Chapter VI. Robert Worth is Disarmed.
 
"Strange sons of Mexico, and strange her fate;
 They fight for freedom who were never free;
 A kingless people for a nerveless state."

*   *   *   *   *   *

"Not all the threats or favors of a crown,
 A Prince's whisper, or a tyrant's frown,
 Can awe the spirit or allure the mind
 Of him, who to strict Honor is inclined.
 Though all the pomp and pleasure that does wait
 On public places, and affairs of state;
 Though all the storms and tempests should arise,
 That Church magicians in their cells devise,
 And from their settled basis nations tear:
 He would, unmoved, the mighty ruin bear.
 Secure in innocence, contemn them all,
 And, decently arrayed, in honor fall."

*   *   *   *   *   *

"Say, what is honor? 'Tis the finest sense Of justice which the human mind can frame."

The keenest sufferings entailed by war are not on the battle- field, nor in the hospital. They are in the household. There are the maimed affections, the slain hopes, the broken ties of love. And before a shot had been fired in the war of Texan independence, the battle had begun in Robert Worth's household.

The young men lay down to rest, but he sat watching the night away. There was a melancholy sleepiness in it; the mockingbirds had ceased singing; the chirping insects had become weary. Only the clock, with its regular "tick, tick," kept the watch with him.

When it was near dawn, he lifted a candle and went into the room where Jack and Dare were sleeping. Dare did not move; Jack opened his eyes wide, and smiled brightly at the intruder.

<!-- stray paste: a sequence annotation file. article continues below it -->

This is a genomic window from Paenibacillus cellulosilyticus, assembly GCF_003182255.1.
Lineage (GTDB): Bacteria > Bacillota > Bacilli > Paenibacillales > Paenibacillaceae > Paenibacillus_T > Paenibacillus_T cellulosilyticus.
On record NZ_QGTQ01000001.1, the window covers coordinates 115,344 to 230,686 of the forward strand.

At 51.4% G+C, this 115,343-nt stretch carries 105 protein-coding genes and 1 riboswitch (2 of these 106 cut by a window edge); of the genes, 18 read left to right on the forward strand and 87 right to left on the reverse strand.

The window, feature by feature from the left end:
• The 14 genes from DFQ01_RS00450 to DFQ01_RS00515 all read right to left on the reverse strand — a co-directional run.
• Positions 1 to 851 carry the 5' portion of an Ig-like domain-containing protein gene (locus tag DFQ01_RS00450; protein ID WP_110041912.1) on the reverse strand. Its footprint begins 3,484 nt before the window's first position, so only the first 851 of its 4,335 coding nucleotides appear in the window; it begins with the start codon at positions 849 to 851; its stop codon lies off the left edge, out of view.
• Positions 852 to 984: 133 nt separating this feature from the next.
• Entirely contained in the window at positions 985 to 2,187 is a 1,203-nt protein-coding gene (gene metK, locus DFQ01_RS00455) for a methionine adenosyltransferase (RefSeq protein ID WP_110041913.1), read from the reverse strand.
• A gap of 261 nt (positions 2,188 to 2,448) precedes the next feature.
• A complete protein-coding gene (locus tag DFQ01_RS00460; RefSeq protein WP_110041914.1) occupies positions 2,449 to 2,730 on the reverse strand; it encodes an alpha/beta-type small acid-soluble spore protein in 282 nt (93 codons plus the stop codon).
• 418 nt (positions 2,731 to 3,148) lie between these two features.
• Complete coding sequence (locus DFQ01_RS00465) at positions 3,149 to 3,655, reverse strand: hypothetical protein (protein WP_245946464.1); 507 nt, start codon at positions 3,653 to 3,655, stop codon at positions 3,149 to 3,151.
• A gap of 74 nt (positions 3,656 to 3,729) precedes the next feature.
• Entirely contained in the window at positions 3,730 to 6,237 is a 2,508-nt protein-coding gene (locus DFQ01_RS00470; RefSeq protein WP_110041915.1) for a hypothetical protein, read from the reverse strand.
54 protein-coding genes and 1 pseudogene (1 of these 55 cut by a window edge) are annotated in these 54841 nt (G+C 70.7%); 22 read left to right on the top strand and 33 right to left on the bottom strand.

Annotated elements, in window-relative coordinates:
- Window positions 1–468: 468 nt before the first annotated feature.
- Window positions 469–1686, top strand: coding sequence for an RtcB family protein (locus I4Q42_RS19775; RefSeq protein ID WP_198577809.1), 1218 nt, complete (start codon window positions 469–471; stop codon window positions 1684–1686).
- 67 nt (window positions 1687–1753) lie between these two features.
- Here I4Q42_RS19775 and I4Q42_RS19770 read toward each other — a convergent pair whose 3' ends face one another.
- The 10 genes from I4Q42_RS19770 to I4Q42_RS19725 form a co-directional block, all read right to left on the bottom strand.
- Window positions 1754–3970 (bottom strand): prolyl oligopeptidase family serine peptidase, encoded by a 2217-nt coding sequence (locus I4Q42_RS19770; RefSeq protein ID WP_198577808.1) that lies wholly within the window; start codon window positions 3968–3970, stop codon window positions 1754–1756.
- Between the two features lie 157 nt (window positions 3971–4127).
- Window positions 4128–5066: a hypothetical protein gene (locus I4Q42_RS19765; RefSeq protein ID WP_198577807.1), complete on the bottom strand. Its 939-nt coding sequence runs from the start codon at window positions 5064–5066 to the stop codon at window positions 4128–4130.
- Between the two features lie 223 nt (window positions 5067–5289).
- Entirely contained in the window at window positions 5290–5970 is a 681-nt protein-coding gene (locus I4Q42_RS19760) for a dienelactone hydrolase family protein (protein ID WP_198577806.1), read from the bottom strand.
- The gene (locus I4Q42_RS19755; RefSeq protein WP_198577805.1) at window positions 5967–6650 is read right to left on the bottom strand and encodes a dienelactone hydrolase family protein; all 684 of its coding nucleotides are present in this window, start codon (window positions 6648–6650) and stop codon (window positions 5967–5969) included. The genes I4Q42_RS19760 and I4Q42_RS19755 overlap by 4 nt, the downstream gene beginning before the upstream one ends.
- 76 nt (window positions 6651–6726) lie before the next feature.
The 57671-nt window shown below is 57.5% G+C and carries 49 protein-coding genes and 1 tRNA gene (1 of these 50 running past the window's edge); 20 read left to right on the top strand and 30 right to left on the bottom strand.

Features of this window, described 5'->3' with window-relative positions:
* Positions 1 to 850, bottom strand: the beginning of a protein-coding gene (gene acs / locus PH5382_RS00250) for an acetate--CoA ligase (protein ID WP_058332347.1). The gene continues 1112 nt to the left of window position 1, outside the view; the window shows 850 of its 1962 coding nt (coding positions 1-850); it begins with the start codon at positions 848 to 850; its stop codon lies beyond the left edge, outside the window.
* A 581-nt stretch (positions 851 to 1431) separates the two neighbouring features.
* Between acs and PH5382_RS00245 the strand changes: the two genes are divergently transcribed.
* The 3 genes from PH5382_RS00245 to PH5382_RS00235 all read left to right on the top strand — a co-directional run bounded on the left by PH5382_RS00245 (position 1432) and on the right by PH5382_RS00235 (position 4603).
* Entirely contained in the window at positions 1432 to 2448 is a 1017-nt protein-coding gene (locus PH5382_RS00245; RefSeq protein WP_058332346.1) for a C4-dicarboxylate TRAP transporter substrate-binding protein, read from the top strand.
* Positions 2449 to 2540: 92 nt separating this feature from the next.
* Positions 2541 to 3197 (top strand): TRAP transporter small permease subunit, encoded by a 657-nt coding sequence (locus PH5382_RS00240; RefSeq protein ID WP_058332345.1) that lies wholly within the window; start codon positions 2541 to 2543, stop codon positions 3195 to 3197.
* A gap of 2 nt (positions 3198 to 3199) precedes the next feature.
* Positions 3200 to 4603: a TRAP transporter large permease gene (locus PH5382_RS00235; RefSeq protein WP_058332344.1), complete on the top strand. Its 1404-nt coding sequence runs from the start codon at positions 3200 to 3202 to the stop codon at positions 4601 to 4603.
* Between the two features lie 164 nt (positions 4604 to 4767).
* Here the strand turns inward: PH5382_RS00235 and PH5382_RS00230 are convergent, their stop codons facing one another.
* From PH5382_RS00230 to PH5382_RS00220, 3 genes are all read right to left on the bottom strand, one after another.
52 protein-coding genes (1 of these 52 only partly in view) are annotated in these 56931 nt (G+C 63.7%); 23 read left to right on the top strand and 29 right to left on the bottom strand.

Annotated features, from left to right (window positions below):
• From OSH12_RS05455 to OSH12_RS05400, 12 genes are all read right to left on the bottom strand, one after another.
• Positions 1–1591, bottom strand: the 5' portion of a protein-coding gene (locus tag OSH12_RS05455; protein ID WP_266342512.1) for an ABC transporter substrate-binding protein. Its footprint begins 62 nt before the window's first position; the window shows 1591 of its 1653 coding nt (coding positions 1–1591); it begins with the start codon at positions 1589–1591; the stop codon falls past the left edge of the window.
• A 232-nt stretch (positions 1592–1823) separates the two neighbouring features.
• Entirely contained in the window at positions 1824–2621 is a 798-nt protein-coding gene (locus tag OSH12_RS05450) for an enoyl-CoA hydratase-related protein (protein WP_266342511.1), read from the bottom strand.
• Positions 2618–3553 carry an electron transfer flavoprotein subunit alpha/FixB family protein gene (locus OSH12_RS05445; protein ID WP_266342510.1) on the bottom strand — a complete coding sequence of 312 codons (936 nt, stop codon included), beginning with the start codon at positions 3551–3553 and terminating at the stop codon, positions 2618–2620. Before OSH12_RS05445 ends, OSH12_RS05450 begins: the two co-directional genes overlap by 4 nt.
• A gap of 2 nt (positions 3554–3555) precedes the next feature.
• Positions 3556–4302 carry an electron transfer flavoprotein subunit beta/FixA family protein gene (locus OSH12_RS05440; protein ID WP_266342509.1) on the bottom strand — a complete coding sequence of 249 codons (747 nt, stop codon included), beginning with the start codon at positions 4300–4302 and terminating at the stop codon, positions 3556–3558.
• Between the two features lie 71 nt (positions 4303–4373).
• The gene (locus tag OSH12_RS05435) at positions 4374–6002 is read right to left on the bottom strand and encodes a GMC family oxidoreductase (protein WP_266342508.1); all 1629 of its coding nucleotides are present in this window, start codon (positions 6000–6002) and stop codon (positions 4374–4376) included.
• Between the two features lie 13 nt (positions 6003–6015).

"Well, father?"

"It is time to get up, Jack. Tell Dare."

In a few minutes both came to him. A bottle of wine, some preserved bears' paws, and biscuits were on the table. They ate standing, speaking very little and almost in whispers; and then the doctor went with them to the stable. He helped Jack to saddle his horse. He found a sad pleasure in coming so close to him. Once their cheeks touched, and the touch brought the tears to his eyes and sent he blood to his heart.

With his hand on the saddle, Jack paused and said, softly, "Father, dear, tell mi madre my last look at the house, my last thought in leaving it, was for her. She would not kiss me or bless me last night. Ask her to kiss you for me," and then the lad broke fairly down. The moment had come in which love could find no utterance, and must act. He flung his arm around his father's neck and kissed him. And the father wept also, and yet spoke brave words to both as he walked with them to the gate and watched them ride into the thick mist lying upon the prairie like a cloud. They were only darker spots in it. It swallowed them up. They were lost to sight.

He thought no one had seen the boys leave but himself. But through the lattices two sorrowful women also watched their departure. The Senora, as wakeful as her husband, had heard the slight movements, the unusual noises of that early hour, and had divined the cause of them. She looked at Rachela. The woman had fallen into the dead sleep of exhaustion, and she would not have to parry her objections and warnings. Unshod, and in her night-dress, she slipped through the corridor to the back of the house, and tightly clasping her rosary in her hands, she stood behind the lattice and watched her boy away.